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I didn't know if this was the right section to make this topic, but it seemed fitting.

The battle drill is a tool that soldiers use to practice fundamental skills for their trade. The one that comes to mind immediately is Battle Drill #6 for the Military Police. I think of this one because I had to do this a few hundred times (at least) in my military career.

Battle drill 6 was the act of dismounting a MK 19 grenade launcher from a turret and placing it on a 44lb tripod away from the vehicle. Sounds easy enough but when the MK19 weighs in at 72 lbs, it can be a challenge after the 12th evolution and you are being timed to standard.

But we did this drill time and time again for the shear fact that when on the battlefield you needed to know how to do this quickly, safely, and correct to complete your mission.

Drills like these were rehearsed with most of our free time to keep us sharp and on top of our game. The same should be done in business.

Sales leaders should develop their own drills that are specific to their industries. For example I work in a hosted application space for a company called NetSuite that competes with SalesForce.com (Who I can say is not supportive of hiring ex-soldiers turned to professionals based on their last failed recruiting attempt.) One of the drills I put together was one focused on calling on every contact I had that was either currently evaluating both our products or had indicated they were current users of SalesForce.com and looking for reasons to switch. It was simple to construct and all that was needed was for SalesForce.com to go down for a length of time long enough for me to complete the drill. Which actually isn't very difficult either since they have gone down a couple times in the past few months for several minutes or more.

1. Generate a list of accounts that fit the criteria and have it saved for future reference.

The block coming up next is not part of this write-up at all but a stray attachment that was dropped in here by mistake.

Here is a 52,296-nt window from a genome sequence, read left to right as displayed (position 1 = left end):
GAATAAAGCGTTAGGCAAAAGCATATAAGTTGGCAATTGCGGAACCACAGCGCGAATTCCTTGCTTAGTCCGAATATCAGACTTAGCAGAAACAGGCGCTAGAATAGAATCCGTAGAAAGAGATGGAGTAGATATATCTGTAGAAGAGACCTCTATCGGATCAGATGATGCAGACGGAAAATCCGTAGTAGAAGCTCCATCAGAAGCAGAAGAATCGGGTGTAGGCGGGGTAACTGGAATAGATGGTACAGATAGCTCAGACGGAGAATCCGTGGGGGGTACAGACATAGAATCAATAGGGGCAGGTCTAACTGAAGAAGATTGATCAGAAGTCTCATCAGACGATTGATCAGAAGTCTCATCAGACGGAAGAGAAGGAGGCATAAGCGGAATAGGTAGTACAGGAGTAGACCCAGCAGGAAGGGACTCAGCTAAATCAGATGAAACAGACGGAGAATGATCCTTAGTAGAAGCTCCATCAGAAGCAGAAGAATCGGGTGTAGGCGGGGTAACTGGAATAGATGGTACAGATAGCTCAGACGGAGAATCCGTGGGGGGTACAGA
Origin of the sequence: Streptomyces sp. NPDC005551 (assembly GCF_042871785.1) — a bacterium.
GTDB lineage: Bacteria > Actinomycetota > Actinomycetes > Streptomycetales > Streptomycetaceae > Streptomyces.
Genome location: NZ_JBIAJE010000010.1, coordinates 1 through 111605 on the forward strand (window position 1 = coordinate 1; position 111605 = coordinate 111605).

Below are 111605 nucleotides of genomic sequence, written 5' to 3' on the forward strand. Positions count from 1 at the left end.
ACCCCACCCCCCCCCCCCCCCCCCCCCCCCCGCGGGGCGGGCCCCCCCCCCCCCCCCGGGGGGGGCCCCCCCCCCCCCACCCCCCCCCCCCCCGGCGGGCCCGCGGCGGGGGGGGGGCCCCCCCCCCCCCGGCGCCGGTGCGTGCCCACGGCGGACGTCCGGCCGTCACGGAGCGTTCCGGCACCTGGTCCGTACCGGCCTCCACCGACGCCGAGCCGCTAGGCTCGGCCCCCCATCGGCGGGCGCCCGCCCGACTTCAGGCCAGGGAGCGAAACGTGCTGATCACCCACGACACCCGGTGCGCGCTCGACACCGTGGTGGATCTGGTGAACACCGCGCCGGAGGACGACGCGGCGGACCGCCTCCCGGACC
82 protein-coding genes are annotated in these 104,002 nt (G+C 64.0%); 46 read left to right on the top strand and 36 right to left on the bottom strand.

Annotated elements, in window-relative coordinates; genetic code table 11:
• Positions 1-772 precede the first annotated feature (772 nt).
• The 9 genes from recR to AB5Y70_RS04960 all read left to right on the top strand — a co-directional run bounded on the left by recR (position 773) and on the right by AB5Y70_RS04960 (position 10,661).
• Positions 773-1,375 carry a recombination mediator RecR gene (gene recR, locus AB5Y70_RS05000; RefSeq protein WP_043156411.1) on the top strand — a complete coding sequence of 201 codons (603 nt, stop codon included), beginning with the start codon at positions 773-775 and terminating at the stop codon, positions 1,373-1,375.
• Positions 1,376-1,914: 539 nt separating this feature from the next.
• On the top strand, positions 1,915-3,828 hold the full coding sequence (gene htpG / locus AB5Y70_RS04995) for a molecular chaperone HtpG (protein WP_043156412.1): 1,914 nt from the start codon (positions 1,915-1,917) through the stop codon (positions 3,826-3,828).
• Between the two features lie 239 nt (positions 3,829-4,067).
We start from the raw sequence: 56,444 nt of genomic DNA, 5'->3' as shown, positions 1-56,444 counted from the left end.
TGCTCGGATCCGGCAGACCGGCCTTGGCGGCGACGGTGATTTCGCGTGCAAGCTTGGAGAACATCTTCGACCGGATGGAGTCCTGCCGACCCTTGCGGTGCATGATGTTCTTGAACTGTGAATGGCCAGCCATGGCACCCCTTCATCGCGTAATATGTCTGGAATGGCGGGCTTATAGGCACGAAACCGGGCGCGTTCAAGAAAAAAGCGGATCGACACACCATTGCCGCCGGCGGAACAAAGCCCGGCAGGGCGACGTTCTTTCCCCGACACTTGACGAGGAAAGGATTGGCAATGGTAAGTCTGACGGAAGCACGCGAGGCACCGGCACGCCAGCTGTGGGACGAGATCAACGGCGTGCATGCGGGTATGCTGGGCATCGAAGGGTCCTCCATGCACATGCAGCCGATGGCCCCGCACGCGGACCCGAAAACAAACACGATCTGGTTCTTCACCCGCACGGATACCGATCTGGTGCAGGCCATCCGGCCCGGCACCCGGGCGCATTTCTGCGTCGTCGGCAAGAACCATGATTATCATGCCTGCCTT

2. Rank them on status
3. Start at the top and aggressively call on all of them pointing out the fact that SalesForce.com was down and NetSuite was a solution they could count on.
4. If their systems came up before I could complete the list it didn't matter because the damage was done and I could just tailor the conversation on an event that just took place.
5. After the calls were completed a skillfully crafted email explaining the downtime and NetSuites guarantee on a 99.5% uptime was better than anything in the industry would be sent to the contacts and usually hammered the point home.

That's it, 5 steps and a Battle drill was designed that can be executed on command.

There are many situations that can be crafted into these drills for a sales group.

Mark's picture

Koka-

Sorry no one, ESPECIALLY ME, has responded.

GREAT POST! Some folks aren't responding because of the "battle" word, and "drill" doesn't win us any friends...but you're completely right.

Would you send me what drills you remember? Mike and I are moving in this direction for management - practices that managers can drill in to become great at. Like presentations...

Mark

sfsales's picture

Well..maybe I need to work on my terminology. :) Thank you for the reply Mark.

The idea behind this besides the military background is simple. Sales leaders need to spend time focusing on the fundamentals of sales and remind or drill those fundamentals into their sales people. Too often we are chasing the whale or getting caught up in the 'hot' topic of the quarter instead of remembering that sales is a process that can be fine tuned almost to a science. There was a great booked titled Execution by Larry Bossidy that helped make the connection for me. I just seem to fine tune them to terms that I find most comfortable based on my time in the Army.

I'll pull some of them together and send them to you.

Mark's picture

Excellent! Thanks Koka.

Mark

nickbryla's picture

I'm new to the site, but wanted to provide my feedback on this topic. I had brought this up a few years ago at our company operational improvement planning sessions.

The issue we were having was during major system maintenance and enhancement releases, only a few key project leads would know the full implementation plan. When things would go wrong, not all team members were clear what the response plan (backout plan) was, to include indicators that made it clear the team had expended enough time trying to resolve the issue, and to transition back to the old application version.

We talked about Army "rock drill" exercises whereby all key implementation leaders would be present for an implementation rehearsal, and each phase of the release would be talked through in-detail. Taking this approach, the team wouldn't have to wait on the project lead to be present and to make the final decision if the actions were event-driven versus single leader driven.

Just a thought about how to apply "battle drills" to make actions that much easier to determine, and "rock drills" to ensure a project team is very well versed on key activities and the plan of attack for effective release management.